SusanMurphy-2015Scarlet Letter V

Dear Aunt Bossy,

I know you are always going on about how bad it is to consider yourself a victim. I was recently accused of “playing the victim,” so now I am interested in finding out exactly what that means. I don’t think it sounds like me.


Dear Hester,

Just the fact that you would consider the accusation and investigate it pretty much assures me that you do not cling to victimhood. If you did, you would have reacted by attacking the person who called you a victim and wail and say how unfair it all is and that they don’t understand, etc, whine, etc, moan.

If being a victim is your profession – and it is for many people, often showcased in the media these days – you would call in the feds, or at least call a lawyer. Asking for a definition, as you have, shows humility and grit. Those who treasure their victim status rarely have those qualities.

So, here is my take on it: When I discourage “victimhood” I am discouraging people from clinging to the thorns that life – especially when other people are involved – puts in our path. I firmly believe that one has to ignore or treat the scratches acquired in life’s briar patch, keep moving, and head right for the good stuff that awaits us all if we keep our eyes on the goal and keep taking action to get closer to it.

I don’t recommend acquiescing to bad treatment or becoming a doormat. I do recommend avoiding a state of hate and resentment, taking positive action, and getting the hell out of the way of the circumstance if you possibly can.

To avoid being a victim, you may have to change your approach to people, life or yourself. You may have to move, change your route, leave some wonderful things behind. I didn’t say this was going to be easy.

A true victim revels in poor treatment, and burrows in, demanding that others take care of the situation. That transfers the power over the victim’s life to another. This is never a good idea.

Really accomplished victims are not satisfied just to be victims themselves. They put all their energy into convincing others to feel like the helpless victims of the lucky few and convince them that they should be miserable until those who have what they want give it up. It does get to be a full time job.

I fully admit there are people who get a very bad deal from nature, fate, family and friends. Many people have to deal with horrifying circumstances. However, it isn’t what happens to them or us that determines victim status, it is how the one affected handles it.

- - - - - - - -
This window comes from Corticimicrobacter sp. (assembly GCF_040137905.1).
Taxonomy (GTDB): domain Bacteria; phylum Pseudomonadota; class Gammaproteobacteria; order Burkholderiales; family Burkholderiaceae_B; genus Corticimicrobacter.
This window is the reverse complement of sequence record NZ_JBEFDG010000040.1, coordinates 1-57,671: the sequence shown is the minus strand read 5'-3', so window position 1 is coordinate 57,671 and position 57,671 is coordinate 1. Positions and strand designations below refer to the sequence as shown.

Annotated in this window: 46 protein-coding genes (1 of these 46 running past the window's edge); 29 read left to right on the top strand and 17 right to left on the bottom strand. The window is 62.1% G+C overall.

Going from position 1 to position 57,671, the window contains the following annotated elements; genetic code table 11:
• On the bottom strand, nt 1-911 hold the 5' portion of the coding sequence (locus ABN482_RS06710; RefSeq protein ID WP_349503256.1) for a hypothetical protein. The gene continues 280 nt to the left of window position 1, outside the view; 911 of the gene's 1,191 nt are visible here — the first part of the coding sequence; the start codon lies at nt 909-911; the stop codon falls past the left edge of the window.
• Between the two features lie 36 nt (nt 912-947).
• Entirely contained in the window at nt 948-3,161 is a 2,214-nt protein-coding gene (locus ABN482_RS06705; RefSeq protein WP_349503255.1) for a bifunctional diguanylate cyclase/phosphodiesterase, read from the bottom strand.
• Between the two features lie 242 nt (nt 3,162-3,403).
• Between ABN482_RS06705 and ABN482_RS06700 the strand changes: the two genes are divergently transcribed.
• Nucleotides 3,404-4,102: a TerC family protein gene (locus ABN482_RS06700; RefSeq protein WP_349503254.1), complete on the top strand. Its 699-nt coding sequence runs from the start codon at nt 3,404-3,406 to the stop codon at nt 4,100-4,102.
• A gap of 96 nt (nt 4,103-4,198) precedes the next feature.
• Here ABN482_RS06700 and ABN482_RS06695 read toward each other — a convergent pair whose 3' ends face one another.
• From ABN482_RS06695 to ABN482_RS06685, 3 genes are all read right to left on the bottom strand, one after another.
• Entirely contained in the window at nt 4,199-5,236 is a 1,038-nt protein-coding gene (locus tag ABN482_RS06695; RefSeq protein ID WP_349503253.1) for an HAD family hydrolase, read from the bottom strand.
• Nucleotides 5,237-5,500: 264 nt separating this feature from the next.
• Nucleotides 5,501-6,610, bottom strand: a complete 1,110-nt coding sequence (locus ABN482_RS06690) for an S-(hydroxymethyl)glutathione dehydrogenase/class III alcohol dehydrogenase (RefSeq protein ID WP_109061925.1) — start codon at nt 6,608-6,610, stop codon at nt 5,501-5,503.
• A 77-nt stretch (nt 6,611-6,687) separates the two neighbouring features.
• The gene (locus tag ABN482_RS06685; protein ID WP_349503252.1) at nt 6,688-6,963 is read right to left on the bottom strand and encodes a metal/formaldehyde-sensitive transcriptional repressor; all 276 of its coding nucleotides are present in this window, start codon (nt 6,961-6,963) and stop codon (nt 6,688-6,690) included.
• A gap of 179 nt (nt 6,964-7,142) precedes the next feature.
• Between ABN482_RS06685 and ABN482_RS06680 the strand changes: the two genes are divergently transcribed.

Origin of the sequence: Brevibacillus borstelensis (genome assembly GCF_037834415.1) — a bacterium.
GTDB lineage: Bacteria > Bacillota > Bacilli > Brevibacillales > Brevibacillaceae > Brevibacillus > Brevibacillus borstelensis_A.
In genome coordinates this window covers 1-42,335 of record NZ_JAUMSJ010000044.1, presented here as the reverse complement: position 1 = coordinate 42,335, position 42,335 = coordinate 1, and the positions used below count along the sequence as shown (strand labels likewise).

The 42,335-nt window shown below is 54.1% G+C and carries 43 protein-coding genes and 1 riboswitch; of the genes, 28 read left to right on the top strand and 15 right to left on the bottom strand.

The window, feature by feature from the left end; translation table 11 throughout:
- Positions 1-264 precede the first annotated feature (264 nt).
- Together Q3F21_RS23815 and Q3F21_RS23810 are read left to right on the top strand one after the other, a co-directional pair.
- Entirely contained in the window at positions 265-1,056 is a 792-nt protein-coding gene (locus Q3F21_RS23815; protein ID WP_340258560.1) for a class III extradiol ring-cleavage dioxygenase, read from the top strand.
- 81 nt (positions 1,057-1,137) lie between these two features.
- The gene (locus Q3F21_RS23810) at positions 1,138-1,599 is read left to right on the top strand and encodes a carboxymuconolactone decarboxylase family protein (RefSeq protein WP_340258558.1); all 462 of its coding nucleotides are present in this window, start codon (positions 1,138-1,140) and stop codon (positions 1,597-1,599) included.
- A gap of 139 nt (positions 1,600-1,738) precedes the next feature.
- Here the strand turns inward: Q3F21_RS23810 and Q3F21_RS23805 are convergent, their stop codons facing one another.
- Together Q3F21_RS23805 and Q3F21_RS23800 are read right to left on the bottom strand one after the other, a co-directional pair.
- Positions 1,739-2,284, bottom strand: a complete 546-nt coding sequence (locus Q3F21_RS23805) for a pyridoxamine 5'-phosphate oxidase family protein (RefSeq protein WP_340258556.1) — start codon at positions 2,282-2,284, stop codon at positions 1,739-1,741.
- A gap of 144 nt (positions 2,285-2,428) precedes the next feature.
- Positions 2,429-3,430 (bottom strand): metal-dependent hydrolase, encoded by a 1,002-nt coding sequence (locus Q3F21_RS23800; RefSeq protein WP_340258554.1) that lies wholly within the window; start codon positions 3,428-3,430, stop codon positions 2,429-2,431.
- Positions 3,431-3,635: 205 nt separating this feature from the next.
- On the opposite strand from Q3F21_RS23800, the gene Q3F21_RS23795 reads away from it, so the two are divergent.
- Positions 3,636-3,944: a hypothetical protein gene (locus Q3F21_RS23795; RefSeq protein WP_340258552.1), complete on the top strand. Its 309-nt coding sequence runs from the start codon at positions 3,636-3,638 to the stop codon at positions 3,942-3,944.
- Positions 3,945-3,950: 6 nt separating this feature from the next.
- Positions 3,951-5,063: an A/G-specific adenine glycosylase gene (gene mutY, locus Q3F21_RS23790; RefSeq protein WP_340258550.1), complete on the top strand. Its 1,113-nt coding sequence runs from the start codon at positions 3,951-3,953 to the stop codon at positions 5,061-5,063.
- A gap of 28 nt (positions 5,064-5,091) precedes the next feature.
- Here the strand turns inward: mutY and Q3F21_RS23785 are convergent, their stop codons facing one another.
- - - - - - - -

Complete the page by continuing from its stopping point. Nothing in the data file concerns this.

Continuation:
What we are really talking about here is a “glass half empty” or “glass half full” comparison. Those who view life as moving toward fullness are naturally more successful and happier. Those who view themselves as the main source of their success tend to be happier and more successful. (Do I have to remind you that Aunt Bossy does not define success by money?)

Much of our success and happiness depends upon our relationships. People like to help and love those who are full of joy and determination, or at least pleasantness and timeliness. No one who is mentally and emotionally healthy can bear to help a person with a poor pitiful me attitude for any length of time. That kind of negativity is just too draining.

There are many, many examples in public life of people who have overcome tremendous obstacles and moved on to be happy and successful. Look for them. However, you don’t even have to go that far outside of your own world. Check out your friends, family, co-workers and you will begin to see first hand the power of positivity, the damaging effects of negativity, and the struggle to keep moving toward the light.

I would also suggest that you take a look at the person who accused you of clinging to victimhood. It just may very well be that that person has an agenda that is not in your best interest or based on the truth. If that is the case, move away from that one, or develop the ability to wrap yourself in a cape of positivity that will protect you from being seriously injured by their own unhappiness.

You can even view the situation as a spiritual exercise and practice listening and focusing on that person without getting your knickers in a twist. That could turn things around, or, at least, give you the mental and emotional distance you need to develop some joy.

One last thing: never forget that, if you choose, you can devote your life to finding injustices, slights, unfair treatments, unequal gifts, and perpetual obstacles. They are abundant.

On the other hand you can also choose to treat everyone as you would like to be treated, reach out to everyone, especially those whose circumstances are more difficult than yours, join a community of people who share your values, and get the focus off of yourself and on to serving others. That always smites victimhood, real or imagined.

Aunt Bossy is Susan Murphy, an internationally known Communication Skills Coach who adores spending every winter and spring in Beaufort. Ask for advice at

Read more Aunt Bossy